When designing a data format that has to last a long time and be extensible, for goodness sake, think twice (or even three times) before using booleans. Too often, I've represented what seemed like a simple yes or no choice as a boolean, only to see it eventually fracturing into a range of choices. The simple and optimistically chosen boolean ends up being deprecated in favor of a multi-faceted enumeration, but the old code is stuck in its simplistic this-or-that view of the world.
This applies to all sorts of interfaces: protocols, APIs, file formats, and so on. Any time you have data shared by two pieces of code, and you can't change both chunks of code any time you want to, you have to worry about backward compatibility. If one of those pieces of data is a boolean, you will eventually need to change it, take my word for it.
Actually, even choosing an enumeration in the first place doesn't save you from the difficulty of upgrading. For example, suppose you have two types of Things, regular and special. Queries in the code will look like this:
select * from Things where type = 'regular'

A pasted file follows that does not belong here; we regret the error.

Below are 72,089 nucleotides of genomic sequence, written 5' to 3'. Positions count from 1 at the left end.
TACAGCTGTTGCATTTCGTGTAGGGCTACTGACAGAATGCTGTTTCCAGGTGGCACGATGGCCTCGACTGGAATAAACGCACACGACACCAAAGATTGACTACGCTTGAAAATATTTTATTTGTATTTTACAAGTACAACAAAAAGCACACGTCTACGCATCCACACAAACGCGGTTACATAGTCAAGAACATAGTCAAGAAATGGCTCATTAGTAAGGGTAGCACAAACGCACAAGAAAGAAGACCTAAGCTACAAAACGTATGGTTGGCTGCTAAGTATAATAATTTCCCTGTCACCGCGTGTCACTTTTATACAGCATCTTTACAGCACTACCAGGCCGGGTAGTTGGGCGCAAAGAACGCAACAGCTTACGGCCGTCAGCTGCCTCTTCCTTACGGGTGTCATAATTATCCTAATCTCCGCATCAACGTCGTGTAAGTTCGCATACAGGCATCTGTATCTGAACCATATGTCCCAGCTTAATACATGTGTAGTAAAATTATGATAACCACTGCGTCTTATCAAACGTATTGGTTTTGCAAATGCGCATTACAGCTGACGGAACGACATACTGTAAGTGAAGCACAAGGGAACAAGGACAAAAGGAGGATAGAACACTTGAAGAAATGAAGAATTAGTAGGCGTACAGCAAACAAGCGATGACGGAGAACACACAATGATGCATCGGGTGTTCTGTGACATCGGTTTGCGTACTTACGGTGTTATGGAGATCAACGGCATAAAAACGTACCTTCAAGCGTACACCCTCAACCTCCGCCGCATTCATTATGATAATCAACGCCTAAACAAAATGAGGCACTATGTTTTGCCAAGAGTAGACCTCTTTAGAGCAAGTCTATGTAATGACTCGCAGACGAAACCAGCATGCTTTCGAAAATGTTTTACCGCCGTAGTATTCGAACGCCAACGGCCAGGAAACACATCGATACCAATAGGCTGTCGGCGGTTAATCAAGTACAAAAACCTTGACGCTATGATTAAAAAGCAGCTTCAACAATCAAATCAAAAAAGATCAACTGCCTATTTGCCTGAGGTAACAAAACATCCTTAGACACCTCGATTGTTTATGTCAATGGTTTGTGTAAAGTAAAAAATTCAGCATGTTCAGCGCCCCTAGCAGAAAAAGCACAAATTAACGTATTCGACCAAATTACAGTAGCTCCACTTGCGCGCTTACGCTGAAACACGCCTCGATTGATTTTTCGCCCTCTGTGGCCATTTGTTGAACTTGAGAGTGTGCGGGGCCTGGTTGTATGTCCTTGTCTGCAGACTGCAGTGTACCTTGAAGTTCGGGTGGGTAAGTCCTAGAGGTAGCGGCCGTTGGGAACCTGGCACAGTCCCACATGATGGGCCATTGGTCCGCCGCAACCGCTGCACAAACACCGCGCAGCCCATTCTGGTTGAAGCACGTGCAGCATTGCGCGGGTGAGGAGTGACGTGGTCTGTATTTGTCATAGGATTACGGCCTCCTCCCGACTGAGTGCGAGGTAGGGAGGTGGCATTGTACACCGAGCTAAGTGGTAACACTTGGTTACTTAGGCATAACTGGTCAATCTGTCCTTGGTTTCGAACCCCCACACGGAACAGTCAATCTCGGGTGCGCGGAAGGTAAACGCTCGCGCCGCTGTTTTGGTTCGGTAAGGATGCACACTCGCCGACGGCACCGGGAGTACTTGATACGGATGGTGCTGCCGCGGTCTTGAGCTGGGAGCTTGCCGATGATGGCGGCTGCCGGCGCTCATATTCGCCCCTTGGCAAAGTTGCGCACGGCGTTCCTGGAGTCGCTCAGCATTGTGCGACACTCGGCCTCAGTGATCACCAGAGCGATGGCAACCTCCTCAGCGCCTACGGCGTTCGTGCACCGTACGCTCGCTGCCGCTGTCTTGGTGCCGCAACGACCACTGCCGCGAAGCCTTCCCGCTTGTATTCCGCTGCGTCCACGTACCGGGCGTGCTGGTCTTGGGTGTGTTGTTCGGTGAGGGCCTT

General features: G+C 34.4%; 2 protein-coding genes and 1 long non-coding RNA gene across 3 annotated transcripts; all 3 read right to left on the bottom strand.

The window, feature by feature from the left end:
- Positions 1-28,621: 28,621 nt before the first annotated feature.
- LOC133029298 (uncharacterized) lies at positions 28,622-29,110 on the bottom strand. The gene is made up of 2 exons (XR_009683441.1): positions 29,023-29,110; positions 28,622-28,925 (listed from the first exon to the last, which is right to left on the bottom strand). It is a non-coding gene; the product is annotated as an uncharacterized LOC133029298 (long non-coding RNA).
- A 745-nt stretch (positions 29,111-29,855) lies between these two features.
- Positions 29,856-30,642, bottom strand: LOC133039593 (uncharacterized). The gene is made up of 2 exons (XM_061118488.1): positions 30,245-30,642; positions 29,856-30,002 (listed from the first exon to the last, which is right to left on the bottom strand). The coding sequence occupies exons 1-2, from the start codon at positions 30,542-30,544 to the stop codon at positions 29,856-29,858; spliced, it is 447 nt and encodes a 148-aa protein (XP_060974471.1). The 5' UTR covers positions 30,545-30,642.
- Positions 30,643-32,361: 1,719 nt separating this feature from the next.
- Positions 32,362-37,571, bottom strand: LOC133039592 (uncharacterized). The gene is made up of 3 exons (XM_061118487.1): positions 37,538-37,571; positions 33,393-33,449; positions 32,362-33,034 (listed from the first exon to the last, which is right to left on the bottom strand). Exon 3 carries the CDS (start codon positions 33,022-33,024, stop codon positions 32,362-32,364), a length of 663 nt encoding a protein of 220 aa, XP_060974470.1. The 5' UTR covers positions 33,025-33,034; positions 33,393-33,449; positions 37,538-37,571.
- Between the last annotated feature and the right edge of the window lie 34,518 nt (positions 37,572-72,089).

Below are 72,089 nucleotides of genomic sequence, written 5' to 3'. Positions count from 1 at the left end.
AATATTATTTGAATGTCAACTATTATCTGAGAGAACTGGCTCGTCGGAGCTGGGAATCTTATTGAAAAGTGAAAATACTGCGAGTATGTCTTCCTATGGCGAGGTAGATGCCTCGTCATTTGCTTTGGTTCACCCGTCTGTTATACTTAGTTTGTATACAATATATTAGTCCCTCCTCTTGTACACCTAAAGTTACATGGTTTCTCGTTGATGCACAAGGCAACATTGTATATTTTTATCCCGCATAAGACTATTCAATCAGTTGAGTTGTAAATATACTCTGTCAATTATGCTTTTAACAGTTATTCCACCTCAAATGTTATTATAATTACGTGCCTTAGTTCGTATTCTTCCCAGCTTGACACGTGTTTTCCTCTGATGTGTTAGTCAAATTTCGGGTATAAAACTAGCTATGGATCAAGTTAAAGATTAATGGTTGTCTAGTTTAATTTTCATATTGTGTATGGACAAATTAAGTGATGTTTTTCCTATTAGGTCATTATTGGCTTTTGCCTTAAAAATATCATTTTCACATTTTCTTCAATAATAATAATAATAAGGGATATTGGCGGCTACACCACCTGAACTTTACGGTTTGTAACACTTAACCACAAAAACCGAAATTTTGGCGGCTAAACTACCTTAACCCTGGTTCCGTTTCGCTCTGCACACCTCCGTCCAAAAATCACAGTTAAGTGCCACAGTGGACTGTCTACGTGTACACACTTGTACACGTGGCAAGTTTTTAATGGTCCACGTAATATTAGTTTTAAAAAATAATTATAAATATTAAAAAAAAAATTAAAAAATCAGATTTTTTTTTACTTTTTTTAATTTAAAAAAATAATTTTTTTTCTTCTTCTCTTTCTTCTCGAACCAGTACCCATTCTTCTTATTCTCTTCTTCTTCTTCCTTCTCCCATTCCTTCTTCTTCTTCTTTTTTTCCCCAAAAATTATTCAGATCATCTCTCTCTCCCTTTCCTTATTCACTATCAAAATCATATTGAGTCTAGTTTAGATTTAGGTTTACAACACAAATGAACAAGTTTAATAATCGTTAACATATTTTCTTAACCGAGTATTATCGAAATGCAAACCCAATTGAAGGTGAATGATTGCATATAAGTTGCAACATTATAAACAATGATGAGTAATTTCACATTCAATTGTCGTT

select * from Things where type = 'special'
Then in version 2, you add a third type of Thing, call it "unusual". What happens to the queries? Are they still correct? You'll have to look carefully at what the data is used for, and figure out whether unusual Things should have been included or not. Maybe selecting all the special Things should really have been selecting all the non-regular Things:
select * from Things where type != 'regular'
If you have the luxury of changing the queries, you are in good shape, you only have to change a bunch of code. If you can't change the queries, perhaps because they are fossilized in previous versions of your product that are deployed in the wild, then you have a real problem.
I don't know what the best answer to this conundrum is. Unless you can truly plan your semantics for all future versions at the very beginning, you are going to end up splitting concepts like this. One option is to do ugly tricks like have the "unusual" Things not appear in the Things table at all, and instead put them in a new table altogether. Then old code will still work (the new incomprehensible Things won't appear to them), and new code can be written to find them where they are. But you have an ugly data model now, and all future users of it are burdened with strangenesses like Things and UnusualThings. Ick.